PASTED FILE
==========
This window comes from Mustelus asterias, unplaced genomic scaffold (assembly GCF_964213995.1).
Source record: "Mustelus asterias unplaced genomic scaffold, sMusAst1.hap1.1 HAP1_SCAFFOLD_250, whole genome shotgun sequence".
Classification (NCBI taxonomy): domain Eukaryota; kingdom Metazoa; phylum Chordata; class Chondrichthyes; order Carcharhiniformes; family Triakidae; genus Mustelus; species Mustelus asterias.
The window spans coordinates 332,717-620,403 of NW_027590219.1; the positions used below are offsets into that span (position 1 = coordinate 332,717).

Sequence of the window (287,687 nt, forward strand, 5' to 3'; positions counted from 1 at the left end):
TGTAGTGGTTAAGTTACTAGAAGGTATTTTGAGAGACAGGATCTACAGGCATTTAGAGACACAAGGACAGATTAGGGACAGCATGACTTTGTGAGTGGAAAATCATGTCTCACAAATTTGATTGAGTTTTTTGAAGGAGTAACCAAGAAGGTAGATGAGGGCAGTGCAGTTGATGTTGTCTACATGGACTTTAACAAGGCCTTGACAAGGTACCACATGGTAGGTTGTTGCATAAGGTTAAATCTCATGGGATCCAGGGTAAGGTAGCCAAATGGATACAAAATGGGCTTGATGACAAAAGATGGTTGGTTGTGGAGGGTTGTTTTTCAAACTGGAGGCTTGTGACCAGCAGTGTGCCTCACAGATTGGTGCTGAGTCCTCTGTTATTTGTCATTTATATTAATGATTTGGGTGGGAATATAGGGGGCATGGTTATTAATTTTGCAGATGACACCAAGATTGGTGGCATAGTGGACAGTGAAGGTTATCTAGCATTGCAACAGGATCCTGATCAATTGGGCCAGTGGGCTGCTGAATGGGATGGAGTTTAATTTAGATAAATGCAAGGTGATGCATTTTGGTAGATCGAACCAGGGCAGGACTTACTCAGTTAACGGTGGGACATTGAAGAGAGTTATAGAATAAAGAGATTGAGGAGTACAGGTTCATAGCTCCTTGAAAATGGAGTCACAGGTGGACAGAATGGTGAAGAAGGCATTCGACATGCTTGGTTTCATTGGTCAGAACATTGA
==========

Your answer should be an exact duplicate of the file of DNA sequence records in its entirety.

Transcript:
This window comes from Mustelus asterias, unplaced genomic scaffold (assembly GCF_964213995.1).
Source record: "Mustelus asterias unplaced genomic scaffold, sMusAst1.hap1.1 HAP1_SCAFFOLD_250, whole genome shotgun sequence".
Classification (NCBI taxonomy): domain Eukaryota; kingdom Metazoa; phylum Chordata; class Chondrichthyes; order Carcharhiniformes; family Triakidae; genus Mustelus; species Mustelus asterias.
The window spans coordinates 332,717-620,403 of NW_027590219.1; the positions used below are offsets into that span (position 1 = coordinate 332,717).

Sequence of the window (287,687 nt, forward strand, 5' to 3'; positions counted from 1 at the left end):
TGTAGTGGTTAAGTTACTAGAAGGTATTTTGAGAGACAGGATCTACAGGCATTTAGAGACACAAGGACAGATTAGGGACAGCATGACTTTGTGAGTGGAAAATCATGTCTCACAAATTTGATTGAGTTTTTTGAAGGAGTAACCAAGAAGGTAGATGAGGGCAGTGCAGTTGATGTTGTCTACATGGACTTTAACAAGGCCTTGACAAGGTACCACATGGTAGGTTGTTGCATAAGGTTAAATCTCATGGGATCCAGGGTAAGGTAGCCAAATGGATACAAAATGGGCTTGATGACAAAAGATGGTTGGTTGTGGAGGGTTGTTTTTCAAACTGGAGGCTTGTGACCAGCAGTGTGCCTCACAGATTGGTGCTGAGTCCTCTGTTATTTGTCATTTATATTAATGATTTGGGTGGGAATATAGGGGGCATGGTTATTAATTTTGCAGATGACACCAAGATTGGTGGCATAGTGGACAGTGAAGGTTATCTAGCATTGCAACAGGATCCTGATCAATTGGGCCAGTGGGCTGCTGAATGGGATGGAGTTTAATTTAGATAAATGCAAGGTGATGCATTTTGGTAGATCGAACCAGGGCAGGACTTACTCAGTTAACGGTGGGACATTGAAGAGAGTTATAGAATAAAGAGATTGAGGAGTACAGGTTCATAGCTCCTTGAAAATGGAGTCACAGGTGGACAGAATGGTGAAGAAGGCATTCGACATGCTTGGTTTCATTGGTCAGAACATTGA